Evergreen Traditions

by Dana Kester-McCabe

Now that Thanksgiving is over those of us who celebrate Christmas and who have not already done so are starting to think about decorating the house.

One evergreen found here natively is mistletoe or Phoradendron leucarpum, a parasite plant that grows in deciduous trees and is common in Delmarva’s forests. The plants are usually in high branches out of reach. I have heard some people shoot sprigs out of trees but so far none of the hunters in my family have volunteered to do so for me and I haven’t seen anyone selling fresh mistletoe grown locally.

In fact I rarely go out and buy greens. There are always a few cuttings from the bottom of my Christmas tree available. And otherwise I simply go out in my yard and start cutting a branch here and there from a variety of evergreens like boxwoods or loblolly pines with their long needles. The combination of these make a nice mix in my wreath or simply in a vase. And, fresh cut pine boughs make the place look and smell wonderful.

I also like to use cuttings from the Yaupon a holly variety, native to our region without any thorns. Its berries are more of a salmon red color. It can be a nice alternative in a wreath or winter flower arrangement. And you don’t have to wear gloves to handle it. Yaupon was used medicinally to induce nausea by Native Americans – thus its Latin name is Ilex vomitoria. It used to be a favorite of landscapers because it quickly establishes itself as a thicket and therefore is an inexpensive natural fence.

There are actually over four hundred varieties of hollies. Holly has been used since the time of the Druids in winter holiday décor. Christians took up the tradition and we have been enjoying the holly ever since. J.K Rowlings even made Harry Potter’s famous wand out of a holly branch.

Besides the yaupon a number of other holly varieties grow naturally here on Delmarva, including the American Holly (Latin name Ilex Opaca Aiton). That is the holly variety most of us are familiar with, with their thorny dark green leaves and red berries. If you have ever had one in your yard you know it is definitely a tree not a bush. They can reach up to sixty feet tall. All the holly varieties spread aggressively, and have broad root systems. But they can be a beautiful addition to your yard as long as they have plenty of room to grow.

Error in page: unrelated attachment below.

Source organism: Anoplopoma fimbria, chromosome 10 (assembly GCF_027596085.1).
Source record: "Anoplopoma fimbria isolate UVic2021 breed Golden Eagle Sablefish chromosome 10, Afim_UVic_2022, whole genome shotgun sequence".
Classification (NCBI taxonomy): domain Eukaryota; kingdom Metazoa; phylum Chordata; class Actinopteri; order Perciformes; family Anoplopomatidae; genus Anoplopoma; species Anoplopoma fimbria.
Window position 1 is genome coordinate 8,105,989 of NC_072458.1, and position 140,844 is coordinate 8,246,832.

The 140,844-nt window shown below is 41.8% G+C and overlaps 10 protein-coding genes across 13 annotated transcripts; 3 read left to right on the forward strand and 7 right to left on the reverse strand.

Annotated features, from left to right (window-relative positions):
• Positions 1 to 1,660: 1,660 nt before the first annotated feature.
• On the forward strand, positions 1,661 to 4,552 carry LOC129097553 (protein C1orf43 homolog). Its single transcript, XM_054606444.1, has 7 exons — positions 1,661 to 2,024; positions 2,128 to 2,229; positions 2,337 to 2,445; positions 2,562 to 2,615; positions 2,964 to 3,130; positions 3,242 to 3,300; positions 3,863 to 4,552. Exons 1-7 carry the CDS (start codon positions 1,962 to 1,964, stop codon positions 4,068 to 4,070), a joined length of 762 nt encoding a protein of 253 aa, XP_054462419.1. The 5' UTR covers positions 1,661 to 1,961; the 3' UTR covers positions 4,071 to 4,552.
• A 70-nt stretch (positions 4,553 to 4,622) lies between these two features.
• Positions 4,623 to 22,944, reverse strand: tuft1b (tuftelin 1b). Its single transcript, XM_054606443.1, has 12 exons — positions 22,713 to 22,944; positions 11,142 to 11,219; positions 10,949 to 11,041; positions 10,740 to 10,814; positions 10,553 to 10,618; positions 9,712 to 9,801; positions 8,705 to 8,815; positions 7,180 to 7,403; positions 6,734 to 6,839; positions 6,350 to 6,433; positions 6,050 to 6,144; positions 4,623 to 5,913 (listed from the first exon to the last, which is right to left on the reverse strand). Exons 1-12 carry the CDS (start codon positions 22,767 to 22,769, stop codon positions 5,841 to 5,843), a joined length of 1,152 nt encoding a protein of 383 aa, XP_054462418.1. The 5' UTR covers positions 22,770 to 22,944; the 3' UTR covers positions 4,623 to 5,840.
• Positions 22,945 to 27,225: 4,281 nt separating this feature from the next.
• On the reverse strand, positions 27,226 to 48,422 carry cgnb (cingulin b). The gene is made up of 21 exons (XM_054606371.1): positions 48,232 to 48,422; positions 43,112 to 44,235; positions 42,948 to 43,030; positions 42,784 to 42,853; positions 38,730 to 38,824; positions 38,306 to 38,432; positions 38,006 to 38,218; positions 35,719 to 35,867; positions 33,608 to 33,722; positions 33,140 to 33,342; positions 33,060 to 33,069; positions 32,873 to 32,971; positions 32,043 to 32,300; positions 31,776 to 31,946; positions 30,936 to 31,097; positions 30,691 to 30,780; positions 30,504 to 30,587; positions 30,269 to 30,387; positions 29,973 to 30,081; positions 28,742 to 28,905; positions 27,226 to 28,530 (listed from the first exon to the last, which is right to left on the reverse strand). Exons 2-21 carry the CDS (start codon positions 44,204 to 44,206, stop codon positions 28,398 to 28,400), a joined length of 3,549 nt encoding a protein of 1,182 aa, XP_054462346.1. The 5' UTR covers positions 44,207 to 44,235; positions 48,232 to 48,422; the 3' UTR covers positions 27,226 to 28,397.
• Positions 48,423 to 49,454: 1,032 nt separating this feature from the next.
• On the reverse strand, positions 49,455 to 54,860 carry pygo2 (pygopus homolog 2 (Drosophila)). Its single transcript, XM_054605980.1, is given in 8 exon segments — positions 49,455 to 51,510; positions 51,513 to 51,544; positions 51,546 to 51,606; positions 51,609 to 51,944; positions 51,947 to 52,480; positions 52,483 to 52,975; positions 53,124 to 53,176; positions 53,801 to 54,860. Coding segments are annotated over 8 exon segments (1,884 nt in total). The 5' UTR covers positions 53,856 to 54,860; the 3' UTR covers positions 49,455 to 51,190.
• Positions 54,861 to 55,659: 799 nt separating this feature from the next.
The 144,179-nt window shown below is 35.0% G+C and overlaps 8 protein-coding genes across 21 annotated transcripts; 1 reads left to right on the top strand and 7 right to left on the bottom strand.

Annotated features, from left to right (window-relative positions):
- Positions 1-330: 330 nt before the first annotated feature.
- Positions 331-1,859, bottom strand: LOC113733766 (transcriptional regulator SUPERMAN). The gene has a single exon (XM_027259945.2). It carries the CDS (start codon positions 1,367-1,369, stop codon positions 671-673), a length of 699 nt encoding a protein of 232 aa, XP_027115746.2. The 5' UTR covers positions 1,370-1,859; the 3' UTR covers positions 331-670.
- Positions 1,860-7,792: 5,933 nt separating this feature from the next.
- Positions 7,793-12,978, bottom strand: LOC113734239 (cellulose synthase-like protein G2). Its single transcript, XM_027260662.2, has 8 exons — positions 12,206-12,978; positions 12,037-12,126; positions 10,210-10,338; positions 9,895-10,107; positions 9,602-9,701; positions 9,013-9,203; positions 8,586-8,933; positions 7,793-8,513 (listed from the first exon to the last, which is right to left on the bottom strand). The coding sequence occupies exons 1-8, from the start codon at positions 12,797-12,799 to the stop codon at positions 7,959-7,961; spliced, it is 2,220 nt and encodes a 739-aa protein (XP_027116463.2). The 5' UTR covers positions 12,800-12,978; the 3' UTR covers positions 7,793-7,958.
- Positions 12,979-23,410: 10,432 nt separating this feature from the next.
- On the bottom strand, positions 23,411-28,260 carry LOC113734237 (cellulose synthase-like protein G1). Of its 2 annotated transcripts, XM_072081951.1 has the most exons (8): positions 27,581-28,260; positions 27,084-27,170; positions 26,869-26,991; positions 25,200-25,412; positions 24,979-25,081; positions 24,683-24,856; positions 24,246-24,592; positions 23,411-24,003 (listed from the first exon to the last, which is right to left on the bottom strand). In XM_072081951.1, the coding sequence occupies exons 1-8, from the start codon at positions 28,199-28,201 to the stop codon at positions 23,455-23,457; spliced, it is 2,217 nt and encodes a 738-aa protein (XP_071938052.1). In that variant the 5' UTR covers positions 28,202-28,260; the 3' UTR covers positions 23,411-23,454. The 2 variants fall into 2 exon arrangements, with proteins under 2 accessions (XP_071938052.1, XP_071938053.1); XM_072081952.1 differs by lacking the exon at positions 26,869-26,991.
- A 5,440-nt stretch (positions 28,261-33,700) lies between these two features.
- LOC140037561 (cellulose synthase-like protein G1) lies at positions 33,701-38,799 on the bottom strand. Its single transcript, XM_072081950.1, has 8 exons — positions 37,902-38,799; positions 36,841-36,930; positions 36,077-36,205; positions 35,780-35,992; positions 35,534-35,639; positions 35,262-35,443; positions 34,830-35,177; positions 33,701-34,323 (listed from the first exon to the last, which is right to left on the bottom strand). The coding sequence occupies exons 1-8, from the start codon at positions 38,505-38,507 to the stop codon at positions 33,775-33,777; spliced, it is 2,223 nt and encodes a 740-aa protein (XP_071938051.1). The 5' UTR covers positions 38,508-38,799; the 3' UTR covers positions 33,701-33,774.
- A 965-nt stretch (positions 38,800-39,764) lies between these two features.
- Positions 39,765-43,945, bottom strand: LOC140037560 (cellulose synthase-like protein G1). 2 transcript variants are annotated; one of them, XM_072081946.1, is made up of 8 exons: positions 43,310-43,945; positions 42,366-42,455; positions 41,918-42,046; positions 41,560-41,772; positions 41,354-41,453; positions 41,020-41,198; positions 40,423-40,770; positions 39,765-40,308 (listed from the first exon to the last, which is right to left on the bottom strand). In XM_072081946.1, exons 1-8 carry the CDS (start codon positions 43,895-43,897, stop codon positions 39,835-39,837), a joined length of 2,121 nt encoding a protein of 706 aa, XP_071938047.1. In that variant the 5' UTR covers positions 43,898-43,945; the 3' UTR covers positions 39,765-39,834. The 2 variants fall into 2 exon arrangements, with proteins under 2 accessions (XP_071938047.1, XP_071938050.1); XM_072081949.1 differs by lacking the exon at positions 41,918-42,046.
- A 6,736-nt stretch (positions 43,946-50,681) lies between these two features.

The American Holly is the state tree of Delaware. Handmade holly wreathes became an important cottage industry in Milton, Delaware during the early 20th century. The Burton Evergreen Company would buy them from local farm families and resell them throughout the region, until the 1960’s when cheap plastic copies drove them out of business.

It was, coincidentally, about that time when a pilot named Ed McNabb visited Tangier Island, Virginia, in the Chesapeake Bay. The island is home to about 700 souls and the only way on or off is by boat or small plane. Ed found out that because of the rising waters of the bay, evergreens no longer thrived there. This left the islanders without locally grown holly for their Christmas wreathes at their homes and churches. Ed decided that was something he could help with. On December 7, 1968 he made his first Holly Run bringing fresh cut holly to the folks on Tangier Island. The next year he recruited other pilots to come along and bring more evergreens.

It has become a beloved annual tradition. Every year about fifty small planes fly to the island on the first Saturday in December, bringing holly for the grownups and Santa to visit the kids.

Meanwhile back in Milton they may no longer be in the holly business, but they celebrate the season with their annual Holly Festival on the second Saturday of December. There are wreath making demonstrations, crafts to purchase, and Santa stops by there too for the little ones.

There are many local organizations that have classes and special events for people to make their own holiday decorations. This is also the time of year many of our historic towns offer house tours so you can get more great ideas for your own home. And the money these events raise usually goes to a worthy local cause.
Find out about all the holiday events happing across Delmarva.